Lauren C. Ponisio, Hamutahl Cohen, Sara M. Galbraith, Jocelyn Zorn, Rachel A. Zitomer, James W. Rivers

Host and floral communities shape parasite prevalence and reproduction in intensively managed forests

  • Ecology
  • Ecology, Evolution, Behavior and Systematics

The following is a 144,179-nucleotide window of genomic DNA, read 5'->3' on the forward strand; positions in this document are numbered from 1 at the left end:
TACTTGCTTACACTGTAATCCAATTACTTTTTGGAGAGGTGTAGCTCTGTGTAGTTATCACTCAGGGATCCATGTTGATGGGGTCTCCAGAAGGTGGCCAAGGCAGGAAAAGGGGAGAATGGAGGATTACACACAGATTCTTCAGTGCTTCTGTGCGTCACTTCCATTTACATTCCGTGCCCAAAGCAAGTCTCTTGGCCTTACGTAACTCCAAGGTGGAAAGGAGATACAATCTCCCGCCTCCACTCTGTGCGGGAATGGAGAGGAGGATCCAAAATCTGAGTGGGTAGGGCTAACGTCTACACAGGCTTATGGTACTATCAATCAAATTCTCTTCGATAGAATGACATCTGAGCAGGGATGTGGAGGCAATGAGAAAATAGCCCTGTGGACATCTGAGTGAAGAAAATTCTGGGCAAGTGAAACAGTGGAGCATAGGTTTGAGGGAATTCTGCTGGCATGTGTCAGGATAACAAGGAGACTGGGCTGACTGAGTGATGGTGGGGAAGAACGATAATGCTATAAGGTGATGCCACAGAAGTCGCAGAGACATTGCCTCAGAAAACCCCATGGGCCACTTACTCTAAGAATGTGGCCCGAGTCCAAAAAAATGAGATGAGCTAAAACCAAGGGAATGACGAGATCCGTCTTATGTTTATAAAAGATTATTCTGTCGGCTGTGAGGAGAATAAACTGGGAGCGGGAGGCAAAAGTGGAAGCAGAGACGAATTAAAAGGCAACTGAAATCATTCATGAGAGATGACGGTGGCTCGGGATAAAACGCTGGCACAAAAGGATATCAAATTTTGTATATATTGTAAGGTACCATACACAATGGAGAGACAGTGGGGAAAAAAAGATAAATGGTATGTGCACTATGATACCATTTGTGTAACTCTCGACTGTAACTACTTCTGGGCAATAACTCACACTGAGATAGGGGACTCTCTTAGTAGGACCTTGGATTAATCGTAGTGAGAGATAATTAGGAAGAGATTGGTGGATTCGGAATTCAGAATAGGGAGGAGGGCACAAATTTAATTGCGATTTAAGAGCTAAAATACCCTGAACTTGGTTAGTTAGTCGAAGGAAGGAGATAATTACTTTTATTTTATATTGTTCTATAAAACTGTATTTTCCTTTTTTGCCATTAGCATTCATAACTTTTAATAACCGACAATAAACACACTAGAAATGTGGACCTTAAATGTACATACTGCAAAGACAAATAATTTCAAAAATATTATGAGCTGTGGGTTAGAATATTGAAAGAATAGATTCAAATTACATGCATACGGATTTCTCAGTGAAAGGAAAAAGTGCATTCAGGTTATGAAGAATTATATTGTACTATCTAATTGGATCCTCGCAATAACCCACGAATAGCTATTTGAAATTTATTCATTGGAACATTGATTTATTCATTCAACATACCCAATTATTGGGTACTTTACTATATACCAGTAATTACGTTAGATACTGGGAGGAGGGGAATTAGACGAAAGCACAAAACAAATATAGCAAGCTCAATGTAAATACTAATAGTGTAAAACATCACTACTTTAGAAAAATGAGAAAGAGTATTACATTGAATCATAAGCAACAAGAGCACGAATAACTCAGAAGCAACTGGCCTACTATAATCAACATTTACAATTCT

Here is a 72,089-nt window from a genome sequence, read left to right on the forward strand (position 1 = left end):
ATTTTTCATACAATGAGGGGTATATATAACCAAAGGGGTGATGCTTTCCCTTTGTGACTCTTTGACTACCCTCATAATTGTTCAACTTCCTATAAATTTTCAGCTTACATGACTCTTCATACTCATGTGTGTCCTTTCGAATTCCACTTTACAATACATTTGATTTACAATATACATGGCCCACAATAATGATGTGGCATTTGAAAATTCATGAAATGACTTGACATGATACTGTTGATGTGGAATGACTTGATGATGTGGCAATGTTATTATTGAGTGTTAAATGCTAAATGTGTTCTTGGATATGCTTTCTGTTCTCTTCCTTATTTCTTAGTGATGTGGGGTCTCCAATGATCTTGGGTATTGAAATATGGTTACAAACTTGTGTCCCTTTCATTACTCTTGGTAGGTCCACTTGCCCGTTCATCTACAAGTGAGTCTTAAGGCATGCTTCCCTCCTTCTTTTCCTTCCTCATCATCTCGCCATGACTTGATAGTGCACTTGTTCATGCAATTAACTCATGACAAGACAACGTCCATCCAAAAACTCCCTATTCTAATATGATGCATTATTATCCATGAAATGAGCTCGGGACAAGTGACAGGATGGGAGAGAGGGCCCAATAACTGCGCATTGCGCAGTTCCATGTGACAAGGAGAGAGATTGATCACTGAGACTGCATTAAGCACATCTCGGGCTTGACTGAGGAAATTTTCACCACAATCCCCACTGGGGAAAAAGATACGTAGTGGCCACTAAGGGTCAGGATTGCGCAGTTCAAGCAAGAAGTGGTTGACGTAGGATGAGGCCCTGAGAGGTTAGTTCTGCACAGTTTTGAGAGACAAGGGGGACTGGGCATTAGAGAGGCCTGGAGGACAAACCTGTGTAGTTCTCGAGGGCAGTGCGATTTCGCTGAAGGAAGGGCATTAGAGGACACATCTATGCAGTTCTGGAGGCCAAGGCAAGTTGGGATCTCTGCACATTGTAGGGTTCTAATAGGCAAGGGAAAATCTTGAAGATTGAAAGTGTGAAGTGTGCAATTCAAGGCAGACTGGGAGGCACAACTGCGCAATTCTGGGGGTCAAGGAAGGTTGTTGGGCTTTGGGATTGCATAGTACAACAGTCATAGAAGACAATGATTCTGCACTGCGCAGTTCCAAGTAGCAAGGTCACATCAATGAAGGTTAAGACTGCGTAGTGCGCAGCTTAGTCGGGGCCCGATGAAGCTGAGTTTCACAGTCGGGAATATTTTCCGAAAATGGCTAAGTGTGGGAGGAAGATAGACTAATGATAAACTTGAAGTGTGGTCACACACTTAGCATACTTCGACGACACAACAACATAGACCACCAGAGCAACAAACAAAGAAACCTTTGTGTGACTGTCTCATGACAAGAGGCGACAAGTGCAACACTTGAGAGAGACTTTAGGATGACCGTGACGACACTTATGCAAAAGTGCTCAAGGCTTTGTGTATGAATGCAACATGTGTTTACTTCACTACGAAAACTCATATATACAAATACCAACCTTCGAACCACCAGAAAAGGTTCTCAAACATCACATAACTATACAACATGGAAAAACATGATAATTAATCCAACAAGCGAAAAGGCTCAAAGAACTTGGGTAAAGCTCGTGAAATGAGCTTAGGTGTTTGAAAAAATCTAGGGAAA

AbstractUnderstanding how working landscapes can maintain viable wildlife populations is key to evaluating their conservation potential. We assessed the potential of intensively managed conifer forests for supporting healthy, productive bee populations in one of the major timber‐growing regions of the world, the Pacific Northwest. We examined the direct effect of the number of years post‐harvest and other forest characteristics on flowering plant and bee communities and their indirect effect on parasite prevalence (Apicystis spp., Ascosphaera spp., and Crithidia spp.) and reproduction of a native, forest‐dwelling solitary bee (Osmia lignaria). Forest characteristics, including the time elapsed since harvest, influenced floral and bee community diversity and abundance and indirectly impacted parasite prevalence and offspring production. We found that increased bee diversity was associated with reduced parasite prevalence—consistent with a dilution effect—but the strength of the relationship varied across the different parasites. Additionally, bee abundance was more consistently associated with increased parasite prevalence, providing evidence of amplification. Floral abundance was only associated with lower Apicystis spp. prevalence. Across all parasite models, however, the values were <20%, indicating that additional factors shape bee communities beyond those we examined. Offspring production was positively related to floral diversity but not to parasite prevalence. Our results suggest that managing floral diversity is critical to enhancing the value of these landscapes for wild bee communities, both directly through promoting bee diversity and reproduction, and indirectly through facilitating parasite dilution.

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